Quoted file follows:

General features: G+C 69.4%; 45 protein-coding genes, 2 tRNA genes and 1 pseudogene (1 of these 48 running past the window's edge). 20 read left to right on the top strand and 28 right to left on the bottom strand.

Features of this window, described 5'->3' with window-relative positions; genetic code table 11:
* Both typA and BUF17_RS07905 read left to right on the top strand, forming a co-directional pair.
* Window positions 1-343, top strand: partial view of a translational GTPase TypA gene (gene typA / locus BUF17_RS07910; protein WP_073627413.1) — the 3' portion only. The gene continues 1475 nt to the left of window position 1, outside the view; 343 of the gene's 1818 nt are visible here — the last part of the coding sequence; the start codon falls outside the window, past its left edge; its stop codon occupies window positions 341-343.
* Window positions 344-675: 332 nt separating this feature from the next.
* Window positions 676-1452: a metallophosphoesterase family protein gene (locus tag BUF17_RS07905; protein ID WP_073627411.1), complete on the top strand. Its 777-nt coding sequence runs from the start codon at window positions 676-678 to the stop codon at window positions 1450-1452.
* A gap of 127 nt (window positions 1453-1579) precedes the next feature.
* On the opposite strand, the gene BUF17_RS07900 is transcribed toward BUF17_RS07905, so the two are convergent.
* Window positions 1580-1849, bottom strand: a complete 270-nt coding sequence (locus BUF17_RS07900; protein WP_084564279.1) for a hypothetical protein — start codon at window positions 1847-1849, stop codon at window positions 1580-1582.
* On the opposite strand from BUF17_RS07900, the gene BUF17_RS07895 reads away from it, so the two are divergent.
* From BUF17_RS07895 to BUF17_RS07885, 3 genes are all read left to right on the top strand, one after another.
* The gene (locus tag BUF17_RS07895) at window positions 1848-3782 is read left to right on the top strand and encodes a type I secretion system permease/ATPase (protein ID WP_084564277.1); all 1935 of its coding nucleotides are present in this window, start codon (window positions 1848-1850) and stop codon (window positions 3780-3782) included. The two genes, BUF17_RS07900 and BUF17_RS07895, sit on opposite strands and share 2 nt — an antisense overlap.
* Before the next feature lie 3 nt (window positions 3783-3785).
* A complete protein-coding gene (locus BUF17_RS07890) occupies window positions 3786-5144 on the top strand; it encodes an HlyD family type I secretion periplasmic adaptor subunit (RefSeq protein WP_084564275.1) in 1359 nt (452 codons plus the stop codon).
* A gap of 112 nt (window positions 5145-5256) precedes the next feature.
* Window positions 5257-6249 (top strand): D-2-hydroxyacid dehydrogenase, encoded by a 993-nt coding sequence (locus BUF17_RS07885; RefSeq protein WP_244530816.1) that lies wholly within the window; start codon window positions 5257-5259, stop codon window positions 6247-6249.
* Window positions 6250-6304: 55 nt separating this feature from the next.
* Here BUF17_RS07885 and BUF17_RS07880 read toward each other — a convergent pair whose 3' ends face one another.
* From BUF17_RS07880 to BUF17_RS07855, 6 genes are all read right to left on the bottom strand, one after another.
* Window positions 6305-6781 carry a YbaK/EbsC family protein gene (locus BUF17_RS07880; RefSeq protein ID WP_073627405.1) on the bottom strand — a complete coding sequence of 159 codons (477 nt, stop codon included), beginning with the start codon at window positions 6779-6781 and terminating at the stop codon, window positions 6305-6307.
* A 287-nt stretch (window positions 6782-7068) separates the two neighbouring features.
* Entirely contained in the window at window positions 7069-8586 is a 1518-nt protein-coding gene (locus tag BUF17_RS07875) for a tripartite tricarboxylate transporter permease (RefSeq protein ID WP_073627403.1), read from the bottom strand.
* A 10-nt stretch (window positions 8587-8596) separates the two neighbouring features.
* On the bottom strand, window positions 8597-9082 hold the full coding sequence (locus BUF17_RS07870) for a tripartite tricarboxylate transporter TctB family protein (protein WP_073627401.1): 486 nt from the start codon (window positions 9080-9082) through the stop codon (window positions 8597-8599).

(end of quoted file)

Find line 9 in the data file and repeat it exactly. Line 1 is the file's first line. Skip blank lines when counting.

* Window positions 1580-1849, bottom strand: a complete 270-nt coding sequence (locus BUF17_RS07900; protein WP_084564279.1) for a hypothetical protein — start codon at window positions 1847-1849, stop codon at window positions 1580-1582.